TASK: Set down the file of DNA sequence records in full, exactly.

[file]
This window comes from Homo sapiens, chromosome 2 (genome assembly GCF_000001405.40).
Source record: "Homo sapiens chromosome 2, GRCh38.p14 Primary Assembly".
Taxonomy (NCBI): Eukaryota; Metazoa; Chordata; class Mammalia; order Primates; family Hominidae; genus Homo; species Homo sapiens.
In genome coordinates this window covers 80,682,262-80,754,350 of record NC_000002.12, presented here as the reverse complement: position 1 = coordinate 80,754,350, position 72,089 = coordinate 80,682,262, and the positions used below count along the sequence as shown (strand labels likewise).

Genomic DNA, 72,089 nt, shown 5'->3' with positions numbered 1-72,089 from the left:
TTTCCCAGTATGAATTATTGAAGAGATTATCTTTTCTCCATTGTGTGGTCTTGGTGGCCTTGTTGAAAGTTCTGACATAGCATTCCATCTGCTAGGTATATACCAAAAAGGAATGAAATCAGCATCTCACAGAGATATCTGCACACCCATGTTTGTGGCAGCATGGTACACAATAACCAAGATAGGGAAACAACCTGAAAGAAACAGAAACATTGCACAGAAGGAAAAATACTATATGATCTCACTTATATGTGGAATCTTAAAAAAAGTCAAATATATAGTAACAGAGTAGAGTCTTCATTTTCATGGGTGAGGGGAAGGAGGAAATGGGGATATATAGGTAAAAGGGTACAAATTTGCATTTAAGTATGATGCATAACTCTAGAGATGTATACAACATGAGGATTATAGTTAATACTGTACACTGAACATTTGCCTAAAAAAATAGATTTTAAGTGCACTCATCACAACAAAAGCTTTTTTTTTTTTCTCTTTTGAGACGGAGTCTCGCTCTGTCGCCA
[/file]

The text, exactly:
This window comes from Homo sapiens, chromosome 2 (genome assembly GCF_000001405.40).
Source record: "Homo sapiens chromosome 2, GRCh38.p14 Primary Assembly".
Taxonomy (NCBI): Eukaryota; Metazoa; Chordata; class Mammalia; order Primates; family Hominidae; genus Homo; species Homo sapiens.
In genome coordinates this window covers 80,682,262-80,754,350 of record NC_000002.12, presented here as the reverse complement: position 1 = coordinate 80,754,350, position 72,089 = coordinate 80,682,262, and the positions used below count along the sequence as shown (strand labels likewise).

Genomic DNA, 72,089 nt, shown 5'->3' with positions numbered 1-72,089 from the left:
TTTCCCAGTATGAATTATTGAAGAGATTATCTTTTCTCCATTGTGTGGTCTTGGTGGCCTTGTTGAAAGTTCTGACATAGCATTCCATCTGCTAGGTATATACCAAAAAGGAATGAAATCAGCATCTCACAGAGATATCTGCACACCCATGTTTGTGGCAGCATGGTACACAATAACCAAGATAGGGAAACAACCTGAAAGAAACAGAAACATTGCACAGAAGGAAAAATACTATATGATCTCACTTATATGTGGAATCTTAAAAAAAGTCAAATATATAGTAACAGAGTAGAGTCTTCATTTTCATGGGTGAGGGGAAGGAGGAAATGGGGATATATAGGTAAAAGGGTACAAATTTGCATTTAAGTATGATGCATAACTCTAGAGATGTATACAACATGAGGATTATAGTTAATACTGTACACTGAACATTTGCCTAAAAAAATAGATTTTAAGTGCACTCATCACAACAAAAGCTTTTTTTTTTTTCTCTTTTGAGACGGAGTCTCGCTCTGTCGCCA